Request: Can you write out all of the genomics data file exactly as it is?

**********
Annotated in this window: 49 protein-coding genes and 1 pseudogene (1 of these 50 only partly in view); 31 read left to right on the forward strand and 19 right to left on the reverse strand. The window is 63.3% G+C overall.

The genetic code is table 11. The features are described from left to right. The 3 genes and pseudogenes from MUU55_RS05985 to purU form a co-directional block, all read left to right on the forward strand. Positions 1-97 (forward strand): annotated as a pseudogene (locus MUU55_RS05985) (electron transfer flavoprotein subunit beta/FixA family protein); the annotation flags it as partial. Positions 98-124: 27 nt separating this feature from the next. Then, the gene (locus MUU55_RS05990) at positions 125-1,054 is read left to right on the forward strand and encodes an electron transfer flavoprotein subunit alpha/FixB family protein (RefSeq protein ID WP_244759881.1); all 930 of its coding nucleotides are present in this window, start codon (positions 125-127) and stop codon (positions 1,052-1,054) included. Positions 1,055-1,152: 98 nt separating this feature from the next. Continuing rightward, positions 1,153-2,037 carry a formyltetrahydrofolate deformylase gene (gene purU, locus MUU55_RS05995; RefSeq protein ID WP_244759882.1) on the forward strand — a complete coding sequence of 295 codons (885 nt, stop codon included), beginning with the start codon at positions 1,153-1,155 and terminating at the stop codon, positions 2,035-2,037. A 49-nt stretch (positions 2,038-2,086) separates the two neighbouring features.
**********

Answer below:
Annotated in this window: 49 protein-coding genes and 1 pseudogene (1 of these 50 only partly in view); 31 read left to right on the forward strand and 19 right to left on the reverse strand. The window is 63.3% G+C overall.

The genetic code is table 11. The features are described from left to right. The 3 genes and pseudogenes from MUU55_RS05985 to purU form a co-directional block, all read left to right on the forward strand. Positions 1-97 (forward strand): annotated as a pseudogene (locus MUU55_RS05985) (electron transfer flavoprotein subunit beta/FixA family protein); the annotation flags it as partial. Positions 98-124: 27 nt separating this feature from the next. Then, the gene (locus MUU55_RS05990) at positions 125-1,054 is read left to right on the forward strand and encodes an electron transfer flavoprotein subunit alpha/FixB family protein (RefSeq protein ID WP_244759881.1); all 930 of its coding nucleotides are present in this window, start codon (positions 125-127) and stop codon (positions 1,052-1,054) included. Positions 1,055-1,152: 98 nt separating this feature from the next. Continuing rightward, positions 1,153-2,037 carry a formyltetrahydrofolate deformylase gene (gene purU, locus MUU55_RS05995; RefSeq protein ID WP_244759882.1) on the forward strand — a complete coding sequence of 295 codons (885 nt, stop codon included), beginning with the start codon at positions 1,153-1,155 and terminating at the stop codon, positions 2,035-2,037. A 49-nt stretch (positions 2,038-2,086) separates the two neighbouring features.